03 July 2019

FI Chautauqua and the Cost of Living on a Boat in the South of France


So I spent last week at FI - Chautauqua, in the UK.

You know, the whole FIRE movement - "Financial Independence Retire Early" thing. 
This get-together was in Shakespeare's home, Stratford-upon-Avon. 
At a pretty spiffy ol' mansion, Ettington Park. 


A friend of mine, JL Collins, started the idea years ago, and it took off.  

There were about 30 attendees and a half dozen FIRE movement bloggers, including Brandon, The Mad FIentist, Kristy and Bryce from Millennial Revolution, Alan and Katie and Simon and Henry of Pop Up Business School, Carl - Mr. 1500, and Jillian from Montana Money Adventures.
And Jane and - Jim Collins, who wrote "The Simple Path to Wealth". (and I did the cover art!)


Beautiful location, well organized, and - a perfect time to be in the UK. 
It was fun - there was a murder mystery, a Shakespeare play, Oxford nearby, sticky toffee pudding - and the library had a proper secret door. 

Everyone seemed to be talking ALL the time.


When I mentioned that living on a boat is low cost, I got some weird looks. 
"Isn't a boat a hole where you pour in money?" was a frequent comment. 

But - really? Compared to a HOUSE?


For those who don't know, Stan and I spent this past winter getting rid of all of our STUFF. 

Selling the house. The cars. The motorized bicycles. Antiques. Rugs.
Giving away tools. The cat. Guitars. Clothes. Art. 
Books (many carloads of books-). 

One corner of the house - before.
We kept in our minds the vision of leaving.
Just the backpack, hopping onto a train (all cars sold-). 

Taking off, waving to the new owners of the house. 
Hittin' the road.

And - it happened pretty much just like that. 
But it was a LOT of work.

The same corner of the house - after.
So now, our only "home" is a canal boat. Off the grid. 

The idea was to continue traveling, which we've been doing for the past 5 years. 
Without needing to return to a house to maintain things.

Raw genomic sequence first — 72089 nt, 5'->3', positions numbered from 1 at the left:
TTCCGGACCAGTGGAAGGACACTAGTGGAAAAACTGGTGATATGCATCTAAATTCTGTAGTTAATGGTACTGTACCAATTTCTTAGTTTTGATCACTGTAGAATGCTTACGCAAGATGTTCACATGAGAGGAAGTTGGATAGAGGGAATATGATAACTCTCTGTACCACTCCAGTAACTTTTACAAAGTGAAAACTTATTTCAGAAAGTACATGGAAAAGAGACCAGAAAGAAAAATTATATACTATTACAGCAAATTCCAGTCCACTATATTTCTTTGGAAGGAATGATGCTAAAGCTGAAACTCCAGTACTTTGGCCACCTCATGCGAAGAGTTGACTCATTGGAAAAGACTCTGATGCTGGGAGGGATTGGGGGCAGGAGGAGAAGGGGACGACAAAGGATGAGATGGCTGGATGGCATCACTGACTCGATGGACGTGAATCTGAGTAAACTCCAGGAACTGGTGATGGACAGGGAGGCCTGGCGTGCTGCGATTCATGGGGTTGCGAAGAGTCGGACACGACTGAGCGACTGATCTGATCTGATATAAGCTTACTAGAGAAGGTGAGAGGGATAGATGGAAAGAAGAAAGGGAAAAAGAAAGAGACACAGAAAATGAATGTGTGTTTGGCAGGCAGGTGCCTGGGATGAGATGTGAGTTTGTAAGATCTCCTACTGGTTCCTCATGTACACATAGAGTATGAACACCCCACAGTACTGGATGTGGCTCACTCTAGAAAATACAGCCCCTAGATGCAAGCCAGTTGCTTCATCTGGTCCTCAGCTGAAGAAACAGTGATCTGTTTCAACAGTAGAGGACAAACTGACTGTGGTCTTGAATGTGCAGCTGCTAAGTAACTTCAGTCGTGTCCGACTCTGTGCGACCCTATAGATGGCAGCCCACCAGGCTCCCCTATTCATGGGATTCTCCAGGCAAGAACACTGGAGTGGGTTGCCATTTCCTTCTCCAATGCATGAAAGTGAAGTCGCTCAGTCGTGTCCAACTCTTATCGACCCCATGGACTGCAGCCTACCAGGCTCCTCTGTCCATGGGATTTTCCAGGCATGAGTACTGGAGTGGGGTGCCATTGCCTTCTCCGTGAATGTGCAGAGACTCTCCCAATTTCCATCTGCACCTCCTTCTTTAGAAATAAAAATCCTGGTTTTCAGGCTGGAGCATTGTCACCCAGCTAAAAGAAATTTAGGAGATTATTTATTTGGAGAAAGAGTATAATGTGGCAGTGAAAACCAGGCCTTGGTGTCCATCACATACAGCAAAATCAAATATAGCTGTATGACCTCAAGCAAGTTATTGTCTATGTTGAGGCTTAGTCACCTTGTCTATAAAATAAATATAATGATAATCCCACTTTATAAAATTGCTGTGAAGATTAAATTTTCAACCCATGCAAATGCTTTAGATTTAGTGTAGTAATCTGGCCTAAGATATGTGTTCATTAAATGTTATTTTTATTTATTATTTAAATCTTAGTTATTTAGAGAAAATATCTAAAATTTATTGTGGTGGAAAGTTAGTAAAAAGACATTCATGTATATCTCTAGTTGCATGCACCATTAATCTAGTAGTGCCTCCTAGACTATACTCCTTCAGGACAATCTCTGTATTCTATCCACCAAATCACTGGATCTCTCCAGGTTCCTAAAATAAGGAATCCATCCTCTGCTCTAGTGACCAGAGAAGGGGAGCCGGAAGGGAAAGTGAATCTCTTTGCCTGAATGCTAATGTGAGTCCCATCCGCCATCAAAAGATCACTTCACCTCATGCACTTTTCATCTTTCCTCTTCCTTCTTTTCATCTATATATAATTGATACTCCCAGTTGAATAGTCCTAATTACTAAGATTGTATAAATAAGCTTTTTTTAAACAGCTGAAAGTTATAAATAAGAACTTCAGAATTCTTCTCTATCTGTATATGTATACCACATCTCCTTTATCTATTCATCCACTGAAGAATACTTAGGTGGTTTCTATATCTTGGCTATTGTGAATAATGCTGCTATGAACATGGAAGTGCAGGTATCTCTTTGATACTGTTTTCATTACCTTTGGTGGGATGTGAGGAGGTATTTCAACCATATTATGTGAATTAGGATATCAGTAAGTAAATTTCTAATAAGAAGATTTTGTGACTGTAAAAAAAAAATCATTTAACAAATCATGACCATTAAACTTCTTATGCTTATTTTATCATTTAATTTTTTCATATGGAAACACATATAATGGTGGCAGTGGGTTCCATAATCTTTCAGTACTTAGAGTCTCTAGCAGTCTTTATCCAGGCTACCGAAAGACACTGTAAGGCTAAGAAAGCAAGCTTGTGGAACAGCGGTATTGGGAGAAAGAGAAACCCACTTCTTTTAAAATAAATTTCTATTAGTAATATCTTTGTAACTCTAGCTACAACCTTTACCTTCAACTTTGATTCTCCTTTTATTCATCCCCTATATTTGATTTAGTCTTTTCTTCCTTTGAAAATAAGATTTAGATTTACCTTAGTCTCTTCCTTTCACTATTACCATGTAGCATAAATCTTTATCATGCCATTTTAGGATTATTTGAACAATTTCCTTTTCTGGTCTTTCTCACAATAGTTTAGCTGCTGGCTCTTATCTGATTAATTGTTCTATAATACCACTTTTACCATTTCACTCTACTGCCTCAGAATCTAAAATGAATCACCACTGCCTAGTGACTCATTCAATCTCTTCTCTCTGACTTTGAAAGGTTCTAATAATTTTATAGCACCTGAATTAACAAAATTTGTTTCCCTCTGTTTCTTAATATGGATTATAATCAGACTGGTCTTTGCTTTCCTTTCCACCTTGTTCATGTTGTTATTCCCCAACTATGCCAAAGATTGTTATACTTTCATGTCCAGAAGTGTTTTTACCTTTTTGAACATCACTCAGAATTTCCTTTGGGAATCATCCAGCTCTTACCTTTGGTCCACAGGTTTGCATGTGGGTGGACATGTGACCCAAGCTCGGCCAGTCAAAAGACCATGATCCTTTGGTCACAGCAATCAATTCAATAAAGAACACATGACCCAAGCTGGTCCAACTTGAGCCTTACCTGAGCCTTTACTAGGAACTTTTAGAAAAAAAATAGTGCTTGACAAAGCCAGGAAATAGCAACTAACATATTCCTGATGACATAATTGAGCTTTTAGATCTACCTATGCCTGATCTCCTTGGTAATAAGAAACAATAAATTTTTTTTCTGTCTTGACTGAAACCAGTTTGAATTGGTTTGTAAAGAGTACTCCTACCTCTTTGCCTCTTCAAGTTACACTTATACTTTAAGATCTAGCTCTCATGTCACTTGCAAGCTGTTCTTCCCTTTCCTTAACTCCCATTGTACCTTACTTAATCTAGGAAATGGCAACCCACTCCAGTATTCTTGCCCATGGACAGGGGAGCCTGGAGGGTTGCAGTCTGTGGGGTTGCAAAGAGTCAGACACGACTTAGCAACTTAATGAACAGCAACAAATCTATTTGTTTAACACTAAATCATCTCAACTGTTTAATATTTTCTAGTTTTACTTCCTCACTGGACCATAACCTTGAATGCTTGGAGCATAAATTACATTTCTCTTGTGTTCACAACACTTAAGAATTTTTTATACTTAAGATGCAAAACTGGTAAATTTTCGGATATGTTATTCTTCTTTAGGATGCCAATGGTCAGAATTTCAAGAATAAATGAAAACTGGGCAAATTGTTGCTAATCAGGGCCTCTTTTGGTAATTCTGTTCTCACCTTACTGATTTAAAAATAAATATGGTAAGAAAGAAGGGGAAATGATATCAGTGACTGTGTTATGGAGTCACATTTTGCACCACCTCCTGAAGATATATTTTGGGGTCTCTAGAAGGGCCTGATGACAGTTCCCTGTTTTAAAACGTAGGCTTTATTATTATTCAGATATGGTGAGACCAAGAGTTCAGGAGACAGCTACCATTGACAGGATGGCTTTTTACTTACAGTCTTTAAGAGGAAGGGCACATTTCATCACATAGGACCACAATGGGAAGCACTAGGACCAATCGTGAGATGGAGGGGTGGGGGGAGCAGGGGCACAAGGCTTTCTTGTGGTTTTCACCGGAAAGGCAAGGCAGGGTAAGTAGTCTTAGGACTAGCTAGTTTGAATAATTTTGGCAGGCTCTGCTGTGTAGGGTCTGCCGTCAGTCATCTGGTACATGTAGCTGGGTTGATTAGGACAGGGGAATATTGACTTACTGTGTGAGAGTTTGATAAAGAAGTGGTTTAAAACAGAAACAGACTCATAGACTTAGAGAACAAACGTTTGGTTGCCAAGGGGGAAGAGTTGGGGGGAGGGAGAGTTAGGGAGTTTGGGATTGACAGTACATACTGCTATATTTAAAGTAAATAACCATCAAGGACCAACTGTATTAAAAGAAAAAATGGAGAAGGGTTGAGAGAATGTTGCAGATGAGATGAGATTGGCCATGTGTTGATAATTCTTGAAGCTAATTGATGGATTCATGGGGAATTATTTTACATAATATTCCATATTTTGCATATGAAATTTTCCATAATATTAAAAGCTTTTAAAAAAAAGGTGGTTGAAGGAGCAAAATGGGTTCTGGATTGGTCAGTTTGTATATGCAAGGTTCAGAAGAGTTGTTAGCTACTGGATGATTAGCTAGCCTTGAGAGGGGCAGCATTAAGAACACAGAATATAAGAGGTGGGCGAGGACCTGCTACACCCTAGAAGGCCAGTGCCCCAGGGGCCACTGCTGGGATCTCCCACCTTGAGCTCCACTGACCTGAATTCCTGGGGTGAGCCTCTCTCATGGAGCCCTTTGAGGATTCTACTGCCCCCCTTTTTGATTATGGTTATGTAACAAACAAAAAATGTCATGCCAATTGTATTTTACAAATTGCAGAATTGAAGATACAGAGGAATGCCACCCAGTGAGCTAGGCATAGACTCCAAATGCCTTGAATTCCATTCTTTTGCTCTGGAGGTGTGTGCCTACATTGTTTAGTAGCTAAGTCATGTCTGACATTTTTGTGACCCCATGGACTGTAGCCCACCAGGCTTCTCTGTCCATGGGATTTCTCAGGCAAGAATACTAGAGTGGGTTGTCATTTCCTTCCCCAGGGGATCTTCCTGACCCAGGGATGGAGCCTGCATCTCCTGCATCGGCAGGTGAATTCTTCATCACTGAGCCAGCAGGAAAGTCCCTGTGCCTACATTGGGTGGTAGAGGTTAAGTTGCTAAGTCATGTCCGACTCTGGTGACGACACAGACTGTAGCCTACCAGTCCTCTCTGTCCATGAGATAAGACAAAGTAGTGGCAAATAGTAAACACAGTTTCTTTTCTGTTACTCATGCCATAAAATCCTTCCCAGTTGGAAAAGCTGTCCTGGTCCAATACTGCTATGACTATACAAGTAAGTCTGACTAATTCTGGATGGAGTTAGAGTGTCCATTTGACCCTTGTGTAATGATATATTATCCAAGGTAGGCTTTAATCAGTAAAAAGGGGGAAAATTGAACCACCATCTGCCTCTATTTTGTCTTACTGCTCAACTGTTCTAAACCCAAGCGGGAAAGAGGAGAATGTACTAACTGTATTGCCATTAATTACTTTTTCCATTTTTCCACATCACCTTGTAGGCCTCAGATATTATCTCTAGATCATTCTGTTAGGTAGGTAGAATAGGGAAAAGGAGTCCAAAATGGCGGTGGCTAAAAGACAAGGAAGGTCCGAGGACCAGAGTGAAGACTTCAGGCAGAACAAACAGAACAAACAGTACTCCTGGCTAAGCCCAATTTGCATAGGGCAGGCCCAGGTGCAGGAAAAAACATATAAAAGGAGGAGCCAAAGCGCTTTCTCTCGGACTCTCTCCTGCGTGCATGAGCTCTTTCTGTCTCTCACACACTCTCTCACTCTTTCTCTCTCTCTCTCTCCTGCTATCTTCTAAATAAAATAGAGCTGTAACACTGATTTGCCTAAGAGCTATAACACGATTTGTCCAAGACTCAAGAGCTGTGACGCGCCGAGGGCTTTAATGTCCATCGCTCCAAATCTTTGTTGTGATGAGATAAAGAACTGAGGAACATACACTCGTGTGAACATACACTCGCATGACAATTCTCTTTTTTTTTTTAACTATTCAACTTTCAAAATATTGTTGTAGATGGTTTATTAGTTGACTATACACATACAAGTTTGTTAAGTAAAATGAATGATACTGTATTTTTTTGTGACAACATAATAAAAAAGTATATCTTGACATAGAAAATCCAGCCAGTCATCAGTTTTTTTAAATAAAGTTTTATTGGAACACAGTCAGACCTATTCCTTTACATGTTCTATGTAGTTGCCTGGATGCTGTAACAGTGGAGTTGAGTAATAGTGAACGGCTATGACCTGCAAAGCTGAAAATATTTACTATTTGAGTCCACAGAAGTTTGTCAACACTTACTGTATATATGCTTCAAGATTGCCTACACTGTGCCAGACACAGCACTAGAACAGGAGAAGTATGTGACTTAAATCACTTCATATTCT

We wanted a place where we could easily close up and leave. 
A "turnkey operation". 

A boat works. 
It's simple. 

And it's cool. 
I like it.


It was accidental that it turned out to be inexpensive. 
That wasn't our main reason for doing it.

I mentioned at this FI seminar that a boat, a canal barge, is low cost living. 

So I got to thinking about it. 
Just how much does it cost? 

Then again - when this post appeared on reddit,  people were asking - so how much?

So in the spirit of the Chautauqua, where people are pretty open about financial stuff, here are the numbers. (I put it in dollars - so the comparison is easier) 

We weren't trying to live cheaply. 
This is roughly what it cost. 

Here's what I was paying to maintain the house in New Mexico:

Per Year:
$1200 home insurance
$3100 property tax
$2300 electricity and gas (ok, we had a pool)
$900 water and waste (it's NM. Water can be $$)
$1500 wi-fi (Xfinity. SO expensive. So annoying.)

So basic costs of the house were about $9000 a year. 


Here's what the boat looks like on an annual basis:



Per Year:
$600 boat insurance
$1000 mooring fees (calculated by boat length. Our boat is 14m long. 80€ a month.)
$120 for water - waste is free. We fill the water tank about once a month.
$120 propane
$300 wi-fi
$600 canal usage fee. The French waterways system charges us to use the canal.

So that comes to $2740 a year. Less than $230 a month.

We're off the grid, so no utilities as such. 
We have solar panels, which work GREAT.




Granted, it was a pretty sweet house. 
My dream house. 

A 100+ year old adobe in the Rio Grande valley. 



And - a house also requires a LOT more general maintenance stuff. 

Garden hoses and plants and parts and tools and cleaning supplies. 

We had a big yard. Gardens. Ponds. A pool. 
That is in addition to the numbers above. 

I know we spent a LOT of time at Home Depot.



Yes, you do need a visa to live in France as an American.

Here's more info on getting the original long-term visas
(It gets a bit easier after the first time.)  

Also, we're on the French health system, which is free.